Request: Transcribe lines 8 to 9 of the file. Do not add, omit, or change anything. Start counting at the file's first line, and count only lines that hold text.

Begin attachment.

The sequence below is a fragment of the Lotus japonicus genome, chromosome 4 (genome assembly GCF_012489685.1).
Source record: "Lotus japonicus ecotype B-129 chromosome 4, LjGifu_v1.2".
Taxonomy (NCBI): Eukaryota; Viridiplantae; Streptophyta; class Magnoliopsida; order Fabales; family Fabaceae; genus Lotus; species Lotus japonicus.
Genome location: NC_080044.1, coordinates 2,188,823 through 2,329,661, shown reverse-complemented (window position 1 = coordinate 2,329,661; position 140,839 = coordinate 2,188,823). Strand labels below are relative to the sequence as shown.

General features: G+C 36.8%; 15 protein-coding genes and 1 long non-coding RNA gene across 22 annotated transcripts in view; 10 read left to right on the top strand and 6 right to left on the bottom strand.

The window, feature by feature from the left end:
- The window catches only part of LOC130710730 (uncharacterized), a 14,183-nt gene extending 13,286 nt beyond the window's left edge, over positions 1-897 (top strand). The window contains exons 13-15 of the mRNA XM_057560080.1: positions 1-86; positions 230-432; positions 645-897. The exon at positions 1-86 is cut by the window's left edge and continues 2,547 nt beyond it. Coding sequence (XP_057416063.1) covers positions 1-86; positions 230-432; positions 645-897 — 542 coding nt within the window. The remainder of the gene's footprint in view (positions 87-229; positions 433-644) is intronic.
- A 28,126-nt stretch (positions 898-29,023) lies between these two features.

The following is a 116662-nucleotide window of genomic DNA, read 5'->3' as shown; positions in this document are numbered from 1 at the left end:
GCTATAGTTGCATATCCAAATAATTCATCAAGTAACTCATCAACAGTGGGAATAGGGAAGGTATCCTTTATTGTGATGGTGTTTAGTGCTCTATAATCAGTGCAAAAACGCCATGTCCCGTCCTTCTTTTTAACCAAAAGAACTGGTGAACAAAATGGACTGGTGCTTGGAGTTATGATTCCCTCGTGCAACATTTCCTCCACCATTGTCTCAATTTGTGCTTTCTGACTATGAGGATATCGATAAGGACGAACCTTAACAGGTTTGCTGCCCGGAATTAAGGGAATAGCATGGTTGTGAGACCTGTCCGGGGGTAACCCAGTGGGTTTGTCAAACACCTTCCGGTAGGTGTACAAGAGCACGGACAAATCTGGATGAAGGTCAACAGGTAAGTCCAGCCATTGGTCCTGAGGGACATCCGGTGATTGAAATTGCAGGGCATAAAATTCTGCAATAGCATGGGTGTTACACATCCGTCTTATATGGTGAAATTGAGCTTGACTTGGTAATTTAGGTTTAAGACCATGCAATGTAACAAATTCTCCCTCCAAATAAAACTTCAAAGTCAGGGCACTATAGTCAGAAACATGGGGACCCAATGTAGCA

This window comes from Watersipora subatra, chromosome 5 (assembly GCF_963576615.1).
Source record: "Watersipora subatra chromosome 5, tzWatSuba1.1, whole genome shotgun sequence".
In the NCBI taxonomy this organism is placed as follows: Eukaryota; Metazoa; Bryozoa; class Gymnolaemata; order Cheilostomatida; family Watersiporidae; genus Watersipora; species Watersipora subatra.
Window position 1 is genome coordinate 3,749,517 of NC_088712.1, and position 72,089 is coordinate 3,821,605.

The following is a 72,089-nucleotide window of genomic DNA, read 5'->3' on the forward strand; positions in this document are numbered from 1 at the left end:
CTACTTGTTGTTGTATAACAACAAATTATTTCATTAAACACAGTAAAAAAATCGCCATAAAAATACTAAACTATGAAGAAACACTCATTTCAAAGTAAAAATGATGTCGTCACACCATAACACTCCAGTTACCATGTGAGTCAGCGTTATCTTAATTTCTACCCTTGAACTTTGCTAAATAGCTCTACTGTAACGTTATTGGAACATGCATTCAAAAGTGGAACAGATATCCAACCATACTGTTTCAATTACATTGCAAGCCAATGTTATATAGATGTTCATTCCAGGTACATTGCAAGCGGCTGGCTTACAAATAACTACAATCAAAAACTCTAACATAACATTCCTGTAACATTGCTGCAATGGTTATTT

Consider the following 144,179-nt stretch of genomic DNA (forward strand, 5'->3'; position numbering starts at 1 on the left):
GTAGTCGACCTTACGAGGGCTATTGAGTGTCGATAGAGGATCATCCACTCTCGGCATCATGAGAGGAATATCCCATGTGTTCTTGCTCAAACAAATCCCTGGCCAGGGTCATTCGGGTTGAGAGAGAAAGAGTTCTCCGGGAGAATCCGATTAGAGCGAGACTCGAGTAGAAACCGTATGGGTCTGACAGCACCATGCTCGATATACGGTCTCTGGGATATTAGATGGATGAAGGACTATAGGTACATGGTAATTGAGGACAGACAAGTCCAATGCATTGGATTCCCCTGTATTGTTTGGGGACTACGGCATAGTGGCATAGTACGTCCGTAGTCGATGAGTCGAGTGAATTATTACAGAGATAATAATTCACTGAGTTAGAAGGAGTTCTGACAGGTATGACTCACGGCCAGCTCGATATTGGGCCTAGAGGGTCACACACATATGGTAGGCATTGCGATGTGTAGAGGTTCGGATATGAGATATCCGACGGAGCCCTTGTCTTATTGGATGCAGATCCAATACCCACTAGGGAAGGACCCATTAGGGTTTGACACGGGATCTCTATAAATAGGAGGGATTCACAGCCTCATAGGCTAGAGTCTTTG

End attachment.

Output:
- A 28,126-nt stretch (positions 898-29,023) lies between these two features.

The following is a 116662-nucleotide window of genomic DNA, read 5'->3' as shown; positions in this document are numbered from 1 at the left end: